Prior to more widespread genotyping of GIST, Frolov and colleagues in 2003 were the first to identify genetic markers that could potentially predict a priori the response of patients with metastatic GIST to imatinib using clinical trial samples (15). Using earlier gene expression platforms and bioinformatic tools, we evaluate clinical specimens obtained before and after imatinib therapy from patients enrolled on the CSTI571-B2222 clinical trial. This Phase II clinical trial was one of the first to evaluate the efficacy of imatinib in unresectable or metastatic GISTs expressing c-KIT. Although there were no complete responses, 88% and 78% of patients were alive at 1 year and 2 years, respectively while on imatinib (either 400 or 600 mg/day). In our study, we found gene expression patterns that were predictive of likely response to imatinib, including significant down-regulation of ARHGEF2, FLJ20898, FZD8, PDE2A, RTP801, and SPRY4A, and upregulation of MAFbx (15). Our recent studies of GIST and molecular markers of response to imatinib have found that one of the top predictive tissue-based biomarkers, SPRY4, can also be found in the blood of GIST patients, i.e., as part of the molecular cargo of small extracellular vesicles (EVs), also referred to as exosomes. We have shown through unbiased proteomic studies that SPRY4 as well ALIX, PDE2A, and SURF4, are present in circulation exosomes from GIST patients and their relative levels are associated with response to imatinib therapy (16). Furthermore, we demonstrated that the circulating levels of exosome-associated KIT (both total, exoKIT and phosphorylated, exop-KITTyr719) and exoSPRY4 decrease significantly in patients with primary GIST after treatment while the levels increased substantially in metastatic GIST patients following disease progression while on imatinib therapy. These studies suggest that circulating levels of small EVs and their molecular cargo can be used to develop liquid-based biopsies for the diagnosis, prognosis, and monitoring of response to treatment of these tumors.

After imatinib failure, the magnitude of benefit from subsequent therapy with other TKIs has not always been satisfactory without further molecular information. Some use the empiric approach of continuing imatinib at a higher dose or use other TKIs like sunitinib and regorafenib. Non-approved TKIs such as nilotinib, pazopanib, dasatinib and sorafenib may be considered as a “bridge” until a clinical trial becomes available for the patient. It is unlikely that sorafenib will work in the setting of progression from regorafenib. Pazopanib may be appropriate for GIST lacking a KIT mutation. Dasatinib is also a reasonable option for GIST patients lacking somatic mutations as well as those with PDGFRA D842V mutation.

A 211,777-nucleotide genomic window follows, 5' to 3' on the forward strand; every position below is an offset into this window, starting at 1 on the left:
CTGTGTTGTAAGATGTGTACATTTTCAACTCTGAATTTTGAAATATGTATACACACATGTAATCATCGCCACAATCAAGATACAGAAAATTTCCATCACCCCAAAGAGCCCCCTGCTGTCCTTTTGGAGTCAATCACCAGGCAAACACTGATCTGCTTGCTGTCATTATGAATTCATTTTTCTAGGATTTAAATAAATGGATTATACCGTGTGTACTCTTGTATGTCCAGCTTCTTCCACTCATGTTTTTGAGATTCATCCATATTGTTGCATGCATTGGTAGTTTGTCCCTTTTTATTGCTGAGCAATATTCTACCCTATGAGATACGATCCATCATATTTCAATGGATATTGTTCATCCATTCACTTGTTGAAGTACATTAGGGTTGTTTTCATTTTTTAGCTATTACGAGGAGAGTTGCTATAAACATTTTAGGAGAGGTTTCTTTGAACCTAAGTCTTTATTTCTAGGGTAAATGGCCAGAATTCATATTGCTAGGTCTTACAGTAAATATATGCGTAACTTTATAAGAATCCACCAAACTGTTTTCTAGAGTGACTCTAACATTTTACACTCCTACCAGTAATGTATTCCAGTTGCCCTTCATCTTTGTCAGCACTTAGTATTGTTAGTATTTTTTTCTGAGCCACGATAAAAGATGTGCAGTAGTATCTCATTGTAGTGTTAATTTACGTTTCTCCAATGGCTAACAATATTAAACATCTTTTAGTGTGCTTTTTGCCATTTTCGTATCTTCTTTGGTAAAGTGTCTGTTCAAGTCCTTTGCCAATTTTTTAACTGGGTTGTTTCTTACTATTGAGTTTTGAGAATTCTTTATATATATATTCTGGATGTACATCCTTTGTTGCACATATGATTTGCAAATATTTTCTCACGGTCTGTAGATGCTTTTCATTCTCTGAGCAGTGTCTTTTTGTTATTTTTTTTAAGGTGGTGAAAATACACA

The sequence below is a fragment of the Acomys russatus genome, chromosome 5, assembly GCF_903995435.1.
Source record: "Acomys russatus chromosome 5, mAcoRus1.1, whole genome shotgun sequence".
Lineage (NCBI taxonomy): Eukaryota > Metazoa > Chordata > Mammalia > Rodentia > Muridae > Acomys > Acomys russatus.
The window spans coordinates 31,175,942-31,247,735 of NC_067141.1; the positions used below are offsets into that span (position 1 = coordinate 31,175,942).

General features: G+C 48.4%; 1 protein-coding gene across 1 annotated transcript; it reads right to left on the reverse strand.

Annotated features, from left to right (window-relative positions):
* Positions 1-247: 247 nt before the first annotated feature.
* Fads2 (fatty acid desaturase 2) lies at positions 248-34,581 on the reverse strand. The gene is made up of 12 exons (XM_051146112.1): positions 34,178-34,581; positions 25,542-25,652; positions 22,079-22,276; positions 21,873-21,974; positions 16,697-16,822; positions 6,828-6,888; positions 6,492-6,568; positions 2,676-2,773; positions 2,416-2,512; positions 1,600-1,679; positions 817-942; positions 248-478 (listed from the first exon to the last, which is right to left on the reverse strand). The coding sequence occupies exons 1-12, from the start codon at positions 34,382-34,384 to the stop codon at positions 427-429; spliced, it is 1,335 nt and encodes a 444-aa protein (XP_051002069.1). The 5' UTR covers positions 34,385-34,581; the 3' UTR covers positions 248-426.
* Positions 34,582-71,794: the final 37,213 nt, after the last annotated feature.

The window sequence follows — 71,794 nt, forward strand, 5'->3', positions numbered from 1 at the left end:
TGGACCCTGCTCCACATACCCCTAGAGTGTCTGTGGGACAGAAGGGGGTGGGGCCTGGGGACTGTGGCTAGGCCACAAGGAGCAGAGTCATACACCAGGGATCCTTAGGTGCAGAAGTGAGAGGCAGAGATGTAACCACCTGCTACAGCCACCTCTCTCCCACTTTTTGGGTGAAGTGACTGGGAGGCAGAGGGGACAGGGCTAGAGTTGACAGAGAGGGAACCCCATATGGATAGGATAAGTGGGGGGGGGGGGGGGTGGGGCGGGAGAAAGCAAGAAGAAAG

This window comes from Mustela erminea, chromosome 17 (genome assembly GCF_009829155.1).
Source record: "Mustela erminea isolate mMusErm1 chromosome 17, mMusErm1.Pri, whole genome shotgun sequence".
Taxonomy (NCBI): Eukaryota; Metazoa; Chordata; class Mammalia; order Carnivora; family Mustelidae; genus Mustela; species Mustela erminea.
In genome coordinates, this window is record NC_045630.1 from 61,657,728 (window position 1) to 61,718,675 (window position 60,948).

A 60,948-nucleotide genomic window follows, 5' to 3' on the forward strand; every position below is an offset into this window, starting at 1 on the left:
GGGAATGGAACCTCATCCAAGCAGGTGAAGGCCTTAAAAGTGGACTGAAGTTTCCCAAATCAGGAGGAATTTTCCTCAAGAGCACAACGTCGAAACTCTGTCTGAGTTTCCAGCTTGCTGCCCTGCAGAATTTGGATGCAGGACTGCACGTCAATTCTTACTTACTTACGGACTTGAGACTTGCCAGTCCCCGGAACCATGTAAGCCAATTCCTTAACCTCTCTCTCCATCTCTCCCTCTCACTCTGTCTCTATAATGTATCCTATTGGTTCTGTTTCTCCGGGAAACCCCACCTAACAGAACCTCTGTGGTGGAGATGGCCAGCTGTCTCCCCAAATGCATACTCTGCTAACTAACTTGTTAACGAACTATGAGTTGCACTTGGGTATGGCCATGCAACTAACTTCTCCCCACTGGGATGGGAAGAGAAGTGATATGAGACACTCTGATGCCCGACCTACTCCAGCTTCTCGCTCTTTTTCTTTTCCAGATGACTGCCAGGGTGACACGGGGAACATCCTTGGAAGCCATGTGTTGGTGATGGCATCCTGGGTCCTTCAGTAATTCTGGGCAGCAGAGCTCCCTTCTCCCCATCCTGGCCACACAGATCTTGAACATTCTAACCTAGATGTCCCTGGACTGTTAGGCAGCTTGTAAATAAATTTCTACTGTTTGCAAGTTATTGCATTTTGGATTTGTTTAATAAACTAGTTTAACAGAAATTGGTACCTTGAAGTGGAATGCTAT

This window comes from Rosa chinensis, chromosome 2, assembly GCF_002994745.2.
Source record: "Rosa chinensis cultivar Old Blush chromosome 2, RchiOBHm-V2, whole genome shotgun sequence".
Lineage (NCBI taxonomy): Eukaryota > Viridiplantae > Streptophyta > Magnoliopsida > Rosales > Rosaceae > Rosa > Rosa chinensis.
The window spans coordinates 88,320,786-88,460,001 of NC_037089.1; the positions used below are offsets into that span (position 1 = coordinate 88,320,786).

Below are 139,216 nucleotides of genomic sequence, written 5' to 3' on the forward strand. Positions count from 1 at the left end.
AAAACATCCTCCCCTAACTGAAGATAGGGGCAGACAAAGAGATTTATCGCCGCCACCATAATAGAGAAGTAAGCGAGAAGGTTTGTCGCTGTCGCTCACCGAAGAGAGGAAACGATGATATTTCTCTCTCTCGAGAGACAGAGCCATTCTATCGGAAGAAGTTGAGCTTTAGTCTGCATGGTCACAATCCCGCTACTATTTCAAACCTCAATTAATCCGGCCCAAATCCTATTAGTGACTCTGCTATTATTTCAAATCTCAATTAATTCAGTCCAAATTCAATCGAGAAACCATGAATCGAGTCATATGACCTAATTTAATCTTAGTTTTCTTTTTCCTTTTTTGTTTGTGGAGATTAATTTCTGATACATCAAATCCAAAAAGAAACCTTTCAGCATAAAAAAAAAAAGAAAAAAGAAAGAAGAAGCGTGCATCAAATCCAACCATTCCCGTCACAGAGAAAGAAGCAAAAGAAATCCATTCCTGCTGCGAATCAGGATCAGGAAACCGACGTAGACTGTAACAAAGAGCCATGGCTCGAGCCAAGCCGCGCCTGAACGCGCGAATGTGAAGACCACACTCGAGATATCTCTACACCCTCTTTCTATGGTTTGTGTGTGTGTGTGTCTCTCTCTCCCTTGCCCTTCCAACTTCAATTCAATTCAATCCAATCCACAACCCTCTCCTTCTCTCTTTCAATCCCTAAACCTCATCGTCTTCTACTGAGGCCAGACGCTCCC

The development of newer generation TKIs are underway. Avapritinib, formerly known as BLU-285, is a highly potent and selective inhibitor of GISTs with KIT and PDGFRA mutations. Avapritinib was designed to block the activation loops of KIT and PDGFRα, at sub-nanomolar potency in GISTs with PDGFRA D842V and KIT D816V mutations. It also blocks the ATP/imatinib binding site in GISTs with mutations in exon 17 and exon 18. A Phase I study that included a heavily pretreated population showed impressive activity in PDGFRA D842V mutant GIST. Grade 3–4 toxicities were observed in 25% of patients (17,18). Based on these striking results, a Phase III trial of Blu-285 is being tested in the third-line setting of metastatic GIST. Other clinical trials include combinations of KIT and MEK (mitogen-activated protein kinase enzymes MEK1 and/or MEK2) inhibitors to cause destabilization of ETV1 (ETS variant 1) resulting in downregulation of KIT (19). Pexidartinib is another strong KIT inhibitor, with preferential activity against tumors with mutations in exon 13/14 (20).